The Reno-Carson City NV area have a bright future. Reno has now diversified its economy away from gaming, and Carson City is growing rapidly and diversifying away from government jobs.

Pittsburgh PA, a medium sized metro area, punches aboves its weight as a corporate and education center. Nice skyline too.

Last edited by CaliNative; Nov 16, 2019 at 11:06 AM.
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Old Posted Nov 16, 2019, 11:37 AM
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For western Canada it’s Victoria.
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Old Posted Nov 16, 2019, 2:35 PM
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I remember a similar thread awhile back.
Anyways, the entire metro of Calgary is still south of 1.5 million and so it's still relatively small in the grand scheme. Having said that, I think it has the most impressive skyline for any similar sized metro I've seen. It's very diverse and well serviced too from what I understand. Also, check out Vancouver..Larger and may not qualify as smaller metro but amazing skyline for a metro essentially the size of Pittsburgh. While Vancouver may not be isolated, Calgary is fairly isolated. I sometimes wonder if this has anything to do with cities having that extra "punch" factor.

Last edited by Razor; Nov 16, 2019 at 3:12 PM.
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Old Posted Nov 16, 2019, 3:23 PM
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Maybe Hartford? It's dismissed as a stagnant, boring pit-stop between NYC and Boston (which is all true), but Hartford is also one of the richest metros in the U.S. with really nice suburbs, excellent schools, strong cultural institutions and very hilly, rocky, scenic landscape.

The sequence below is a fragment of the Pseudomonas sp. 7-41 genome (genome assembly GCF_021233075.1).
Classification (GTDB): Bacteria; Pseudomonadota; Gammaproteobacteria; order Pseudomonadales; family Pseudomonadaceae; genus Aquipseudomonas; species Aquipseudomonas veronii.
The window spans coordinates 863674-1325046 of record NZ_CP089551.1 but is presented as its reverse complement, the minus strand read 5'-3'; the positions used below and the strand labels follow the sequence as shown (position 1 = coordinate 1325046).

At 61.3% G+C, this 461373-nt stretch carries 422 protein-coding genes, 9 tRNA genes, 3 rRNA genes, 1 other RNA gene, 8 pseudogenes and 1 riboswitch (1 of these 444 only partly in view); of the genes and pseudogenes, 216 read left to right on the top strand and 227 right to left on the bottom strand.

And RE is dirt-cheap for the NE corridor, and you now finally have commuter rail to Grand Central. You could do worse.
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Old Posted Nov 16, 2019, 3:39 PM
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Maybe Hartford? It's dismissed as a stagnant, boring pit-stop between NYC and Boston (which is all true), but Hartford is also one of the richest metros in the U.S. with really nice suburbs, excellent schools, strong cultural institutions and very hilly, rocky, scenic landscape.

And RE is dirt-cheap for the NE corridor, and you now finally have commuter rail to Grand Central. You could do worse.
Bring back the Hartford Whalers!

I honestly find that fascinating about U.S cities..Before they had that NHL team I honestly never heard of Hartford, yet it's a million+ Metro.
Because Canada is small, there are less secrets when it comes to cities. Anything over 100,000 is heard of. Larger countries have more to discover when it comes to that.
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Old Posted Nov 16, 2019, 4:00 PM
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Fayetteville, Ark; Billings, MT; Fargo, ND; Topeka, KS?
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Old Posted Nov 16, 2019, 4:37 PM
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Akron, Dayton, Toledo, all three are Ohio cities that sit in the shadows of more prominent 3- Cs Columbus, Cleveland, and Cincinnati. Each one of them are powerhouses in business, culture, and commerce. They each also have above average vintage downtowns.
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Old Posted Nov 16, 2019, 4:39 PM
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I would not agree that Toledo has an "above average downtown" except perhaps by number of prewar office buildings relative to size.

Downtown Toledo looks like it were hit by a neutron bomb.